In a very smart essay, Tony Davies has explained how Elizabethan grammarians, orthographers and educators all regarded speech as the primary form of language, and writing as a second, imitative mode. This was in keeping with the central humanist concept of eloquence (from the Latin, “speaking out”) that is, voice as the authentic sign of being. Or as the Renaissance poet and playwright, Ben Jonson, put it: “speak, that I may see thee.”
Davies believes that the social valuations of a Renaissance phonocentric culture disadvantaged a range of people, including women and men affiliated with the new science (such as John Wilkins), many of whom turned to writing:
To Davies, 17th-century women who invented “writing-systems” and “domestic” genres were engaged in empowering acts. And he warns against feminists’ tendencies to romanticize oral culture: “speech, with its dominating presence and its ineradicable social accents” favors men, he writes; in fact,
Even if we admit that what Davies describes as the humanists’ “ebullient masculinity” (tied to “picaresque performative vocality”) is not shared by all men, there is still a sense in which the “spoken world” in patriarchal societies remains “paradigmatically male.” Despite the traditional figurations of Rhetorica, in many cultures, authoritative presence still attaches more to stereotypically masculine than feminine bodies and voices. The politically astute Elizabeth I, for example, knew that her authority rested on her ability to present a hybrid sex-gender; hence, her famous remark in the speech before the Armada:
Since at least the early modern period, women have complained of not being listened to, and of having their counsels ignored. But the fact that “all male and female talk occurs within a regime of male supremacy” is beyond the frame of Rhetorica iconography, as is disputation in general (sometimes labeled “Sophistae” and almost always depicted by the chaotic, battling figures of men). Significantly, this framing removes rebellious or indecorous language which challenges privilege and power differentials, or makes demands for social justice and accountability, from Rhetorick’s purview.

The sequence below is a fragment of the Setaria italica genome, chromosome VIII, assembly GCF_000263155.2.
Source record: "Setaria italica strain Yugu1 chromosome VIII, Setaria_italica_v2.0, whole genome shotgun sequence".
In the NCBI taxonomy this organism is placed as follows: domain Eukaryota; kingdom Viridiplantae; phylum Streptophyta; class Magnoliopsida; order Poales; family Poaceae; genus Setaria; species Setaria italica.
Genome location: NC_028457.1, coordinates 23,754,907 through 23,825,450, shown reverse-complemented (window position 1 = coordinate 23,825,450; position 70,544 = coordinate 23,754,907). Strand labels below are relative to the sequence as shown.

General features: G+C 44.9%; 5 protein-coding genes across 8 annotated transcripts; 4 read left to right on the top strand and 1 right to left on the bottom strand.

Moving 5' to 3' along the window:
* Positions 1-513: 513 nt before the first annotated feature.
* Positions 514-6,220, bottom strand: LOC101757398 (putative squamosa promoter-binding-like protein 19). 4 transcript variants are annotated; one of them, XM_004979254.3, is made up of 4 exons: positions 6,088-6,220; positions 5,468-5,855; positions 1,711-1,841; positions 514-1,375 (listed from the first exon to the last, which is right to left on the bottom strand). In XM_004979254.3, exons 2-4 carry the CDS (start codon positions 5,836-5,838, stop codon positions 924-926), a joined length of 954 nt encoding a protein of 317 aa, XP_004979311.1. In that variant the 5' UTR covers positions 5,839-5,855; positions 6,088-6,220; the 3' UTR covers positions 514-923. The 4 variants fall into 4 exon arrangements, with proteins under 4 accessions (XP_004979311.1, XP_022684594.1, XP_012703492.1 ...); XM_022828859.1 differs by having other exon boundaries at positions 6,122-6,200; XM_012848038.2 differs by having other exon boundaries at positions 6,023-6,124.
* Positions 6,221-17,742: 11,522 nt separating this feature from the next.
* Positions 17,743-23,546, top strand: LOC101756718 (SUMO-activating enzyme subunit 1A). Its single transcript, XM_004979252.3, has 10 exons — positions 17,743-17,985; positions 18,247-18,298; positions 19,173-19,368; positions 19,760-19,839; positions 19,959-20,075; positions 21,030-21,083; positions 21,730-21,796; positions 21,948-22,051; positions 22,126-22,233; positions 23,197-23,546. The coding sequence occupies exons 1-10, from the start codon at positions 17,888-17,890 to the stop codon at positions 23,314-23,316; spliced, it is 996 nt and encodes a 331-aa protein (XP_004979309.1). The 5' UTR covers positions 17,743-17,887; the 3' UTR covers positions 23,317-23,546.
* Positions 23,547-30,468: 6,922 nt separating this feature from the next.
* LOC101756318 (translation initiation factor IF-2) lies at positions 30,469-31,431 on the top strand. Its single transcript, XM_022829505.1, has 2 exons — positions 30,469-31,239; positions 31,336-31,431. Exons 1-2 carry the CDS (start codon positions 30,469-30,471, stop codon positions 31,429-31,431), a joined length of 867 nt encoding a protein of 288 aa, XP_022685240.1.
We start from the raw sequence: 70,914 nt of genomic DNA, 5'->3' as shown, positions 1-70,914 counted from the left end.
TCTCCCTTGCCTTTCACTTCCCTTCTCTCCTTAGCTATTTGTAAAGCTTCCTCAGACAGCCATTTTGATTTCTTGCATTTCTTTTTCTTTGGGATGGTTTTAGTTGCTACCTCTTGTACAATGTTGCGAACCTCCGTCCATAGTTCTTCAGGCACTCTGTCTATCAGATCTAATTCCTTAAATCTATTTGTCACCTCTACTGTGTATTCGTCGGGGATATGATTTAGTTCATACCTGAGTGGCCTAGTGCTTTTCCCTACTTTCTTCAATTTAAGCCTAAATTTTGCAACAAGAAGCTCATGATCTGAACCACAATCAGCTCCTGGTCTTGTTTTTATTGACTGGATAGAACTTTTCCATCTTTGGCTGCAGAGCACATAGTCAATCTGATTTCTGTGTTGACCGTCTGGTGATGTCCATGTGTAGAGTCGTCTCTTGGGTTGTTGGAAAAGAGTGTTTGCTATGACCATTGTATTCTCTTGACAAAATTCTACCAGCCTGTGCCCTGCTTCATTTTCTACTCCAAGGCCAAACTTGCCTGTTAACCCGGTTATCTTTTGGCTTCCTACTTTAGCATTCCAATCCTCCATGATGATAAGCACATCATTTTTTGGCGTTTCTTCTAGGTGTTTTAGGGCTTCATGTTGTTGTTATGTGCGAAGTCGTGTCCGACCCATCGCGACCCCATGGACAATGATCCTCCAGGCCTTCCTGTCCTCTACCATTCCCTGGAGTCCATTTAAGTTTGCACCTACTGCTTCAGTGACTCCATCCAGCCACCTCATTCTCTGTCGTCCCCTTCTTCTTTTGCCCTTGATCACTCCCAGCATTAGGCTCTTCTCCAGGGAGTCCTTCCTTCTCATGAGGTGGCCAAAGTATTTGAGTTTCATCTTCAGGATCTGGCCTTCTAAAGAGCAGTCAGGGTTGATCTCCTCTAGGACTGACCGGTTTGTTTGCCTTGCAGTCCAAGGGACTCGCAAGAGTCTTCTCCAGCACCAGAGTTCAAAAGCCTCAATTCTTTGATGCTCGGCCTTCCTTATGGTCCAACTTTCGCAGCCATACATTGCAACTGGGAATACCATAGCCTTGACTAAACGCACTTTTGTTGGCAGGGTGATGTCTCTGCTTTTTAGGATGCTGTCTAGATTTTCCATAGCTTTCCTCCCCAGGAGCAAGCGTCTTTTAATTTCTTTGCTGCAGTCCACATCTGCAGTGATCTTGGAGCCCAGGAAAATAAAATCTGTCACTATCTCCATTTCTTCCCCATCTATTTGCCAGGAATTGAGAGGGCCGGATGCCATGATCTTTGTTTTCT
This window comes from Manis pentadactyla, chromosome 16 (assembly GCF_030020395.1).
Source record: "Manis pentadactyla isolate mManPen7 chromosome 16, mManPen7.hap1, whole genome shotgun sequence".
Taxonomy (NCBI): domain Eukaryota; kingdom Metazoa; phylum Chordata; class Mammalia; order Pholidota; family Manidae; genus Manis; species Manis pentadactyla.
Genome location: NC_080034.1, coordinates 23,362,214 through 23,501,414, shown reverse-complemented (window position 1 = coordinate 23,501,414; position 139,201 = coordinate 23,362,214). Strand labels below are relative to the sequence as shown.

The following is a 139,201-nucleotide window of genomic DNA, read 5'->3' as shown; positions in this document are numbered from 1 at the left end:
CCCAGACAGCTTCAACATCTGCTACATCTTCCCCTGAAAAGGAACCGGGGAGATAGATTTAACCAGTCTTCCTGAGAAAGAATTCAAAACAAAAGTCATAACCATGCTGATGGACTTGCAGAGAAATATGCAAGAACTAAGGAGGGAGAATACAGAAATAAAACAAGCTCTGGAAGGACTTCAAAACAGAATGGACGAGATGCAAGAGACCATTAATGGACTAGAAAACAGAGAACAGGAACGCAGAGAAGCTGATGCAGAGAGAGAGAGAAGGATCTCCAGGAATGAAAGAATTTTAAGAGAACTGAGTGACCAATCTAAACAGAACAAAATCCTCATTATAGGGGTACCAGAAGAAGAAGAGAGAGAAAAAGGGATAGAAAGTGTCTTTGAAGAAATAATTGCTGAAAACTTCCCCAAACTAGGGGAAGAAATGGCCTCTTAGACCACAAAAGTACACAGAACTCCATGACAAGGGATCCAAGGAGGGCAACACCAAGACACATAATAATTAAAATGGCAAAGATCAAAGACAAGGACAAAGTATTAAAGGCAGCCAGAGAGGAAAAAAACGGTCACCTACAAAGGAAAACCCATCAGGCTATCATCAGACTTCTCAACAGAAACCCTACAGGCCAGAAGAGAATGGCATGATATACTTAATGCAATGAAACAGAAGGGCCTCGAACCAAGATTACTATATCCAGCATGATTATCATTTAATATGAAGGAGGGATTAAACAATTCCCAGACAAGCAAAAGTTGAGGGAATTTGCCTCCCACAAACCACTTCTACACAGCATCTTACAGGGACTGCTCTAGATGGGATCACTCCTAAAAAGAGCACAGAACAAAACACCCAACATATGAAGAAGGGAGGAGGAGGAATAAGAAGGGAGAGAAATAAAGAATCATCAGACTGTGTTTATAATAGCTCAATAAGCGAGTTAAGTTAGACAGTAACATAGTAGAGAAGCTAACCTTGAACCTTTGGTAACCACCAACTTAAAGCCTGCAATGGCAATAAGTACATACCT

This has meant that we lack rhetorically-guided, non-adversarial models of critical pluralism (as envisioned, for example, by Iris Marion Young in her call for “an openness to unassimilated otherness”). bell hooks has written at length about the need for new rhetorics that build from, without suppressing, deeply rooted differences of belief (e.g., about honing “strategies of confrontation” that allow us to “engage in critical dissent without violating one another”).
A recent example of this is John Trimbur’s “rhetoric of dissensus,” which serves “as a critical instrument to open gaps in the conversation through which differences may emerge.”
Another example is Miriam Brody’s recommendation that we “imagine the metaphor of our public conversations as a design rather than a battle”:
And new practices of critical pluralism continue to emerge over Internet discussion lists and through the medium of e-mail (the electronic republic of letters). Writing in a 24 July 2005 opinion piece for the Los Angeles Times, Michael Kinsley noted that
While Kinsley bemoaned the fact that “most of the e-mail I get doesn’t realize this potential,” I would counter that much of the e-mail I get does.
In a recent dispute about “frame theory” with an e-colleague, Mick McAllister of dancingbadger.com, the following exchange occurred:
Our dispute, which has in fact caused me to change my mind about a couple of related issues, is far from finished. And I think Mick would agree that it has been a good exercise in “collaborative learning” of the sort Trimbur advocates.
This GALLERY exhibit juxtaposes various images of Rhetoric, Persuasion, and Disputation/Contention to illustrate the arguments I’ve outlined here with this preview. Canonical as Ripa’s handbook of symbolism was throughout the early modern period, there were still plenty of authors and artists who creatively deviated from it, such as Johann Amos Comenius and Athanasius Kircher.
TOPICS: the allegorical use of the female form; woman-centered rhetorical studies; folklinguistic beliefs about women’s “marginalization” and “silencing” by patriarchy; feminist theory; changing rhetorical models